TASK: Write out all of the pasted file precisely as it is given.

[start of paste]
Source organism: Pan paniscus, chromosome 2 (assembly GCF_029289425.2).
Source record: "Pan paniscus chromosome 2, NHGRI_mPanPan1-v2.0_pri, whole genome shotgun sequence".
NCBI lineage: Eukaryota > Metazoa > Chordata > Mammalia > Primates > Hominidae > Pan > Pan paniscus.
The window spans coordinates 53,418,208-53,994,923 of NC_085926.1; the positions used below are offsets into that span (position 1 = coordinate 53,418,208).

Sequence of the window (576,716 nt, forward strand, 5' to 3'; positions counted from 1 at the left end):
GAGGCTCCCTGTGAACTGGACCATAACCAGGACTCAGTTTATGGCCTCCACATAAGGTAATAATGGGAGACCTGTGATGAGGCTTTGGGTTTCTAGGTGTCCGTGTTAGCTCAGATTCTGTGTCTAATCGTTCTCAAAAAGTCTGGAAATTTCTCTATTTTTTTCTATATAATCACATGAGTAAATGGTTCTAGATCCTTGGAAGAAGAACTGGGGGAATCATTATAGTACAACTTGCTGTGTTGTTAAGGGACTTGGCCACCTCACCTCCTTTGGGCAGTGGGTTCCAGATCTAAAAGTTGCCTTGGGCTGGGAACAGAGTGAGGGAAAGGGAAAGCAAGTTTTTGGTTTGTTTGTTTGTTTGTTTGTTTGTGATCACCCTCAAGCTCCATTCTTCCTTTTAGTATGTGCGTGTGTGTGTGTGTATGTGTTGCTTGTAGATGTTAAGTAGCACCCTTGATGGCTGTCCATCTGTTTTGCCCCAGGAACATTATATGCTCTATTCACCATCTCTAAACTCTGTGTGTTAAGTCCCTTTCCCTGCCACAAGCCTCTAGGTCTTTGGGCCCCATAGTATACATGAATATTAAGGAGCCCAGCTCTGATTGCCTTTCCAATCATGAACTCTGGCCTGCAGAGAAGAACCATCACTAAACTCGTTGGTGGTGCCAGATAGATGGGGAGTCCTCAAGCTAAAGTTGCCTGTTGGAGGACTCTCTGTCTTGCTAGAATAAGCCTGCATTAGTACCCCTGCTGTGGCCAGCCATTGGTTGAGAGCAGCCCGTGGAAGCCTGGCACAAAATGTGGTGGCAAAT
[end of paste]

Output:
Source organism: Pan paniscus, chromosome 2 (assembly GCF_029289425.2).
Source record: "Pan paniscus chromosome 2, NHGRI_mPanPan1-v2.0_pri, whole genome shotgun sequence".
NCBI lineage: Eukaryota > Metazoa > Chordata > Mammalia > Primates > Hominidae > Pan > Pan paniscus.
The window spans coordinates 53,418,208-53,994,923 of NC_085926.1; the positions used below are offsets into that span (position 1 = coordinate 53,418,208).

Sequence of the window (576,716 nt, forward strand, 5' to 3'; positions counted from 1 at the left end):
GAGGCTCCCTGTGAACTGGACCATAACCAGGACTCAGTTTATGGCCTCCACATAAGGTAATAATGGGAGACCTGTGATGAGGCTTTGGGTTTCTAGGTGTCCGTGTTAGCTCAGATTCTGTGTCTAATCGTTCTCAAAAAGTCTGGAAATTTCTCTATTTTTTTCTATATAATCACATGAGTAAATGGTTCTAGATCCTTGGAAGAAGAACTGGGGGAATCATTATAGTACAACTTGCTGTGTTGTTAAGGGACTTGGCCACCTCACCTCCTTTGGGCAGTGGGTTCCAGATCTAAAAGTTGCCTTGGGCTGGGAACAGAGTGAGGGAAAGGGAAAGCAAGTTTTTGGTTTGTTTGTTTGTTTGTTTGTTTGTGATCACCCTCAAGCTCCATTCTTCCTTTTAGTATGTGCGTGTGTGTGTGTGTATGTGTTGCTTGTAGATGTTAAGTAGCACCCTTGATGGCTGTCCATCTGTTTTGCCCCAGGAACATTATATGCTCTATTCACCATCTCTAAACTCTGTGTGTTAAGTCCCTTTCCCTGCCACAAGCCTCTAGGTCTTTGGGCCCCATAGTATACATGAATATTAAGGAGCCCAGCTCTGATTGCCTTTCCAATCATGAACTCTGGCCTGCAGAGAAGAACCATCACTAAACTCGTTGGTGGTGCCAGATAGATGGGGAGTCCTCAAGCTAAAGTTGCCTGTTGGAGGACTCTCTGTCTTGCTAGAATAAGCCTGCATTAGTACCCCTGCTGTGGCCAGCCATTGGTTGAGAGCAGCCCGTGGAAGCCTGGCACAAAATGTGGTGGCAAAT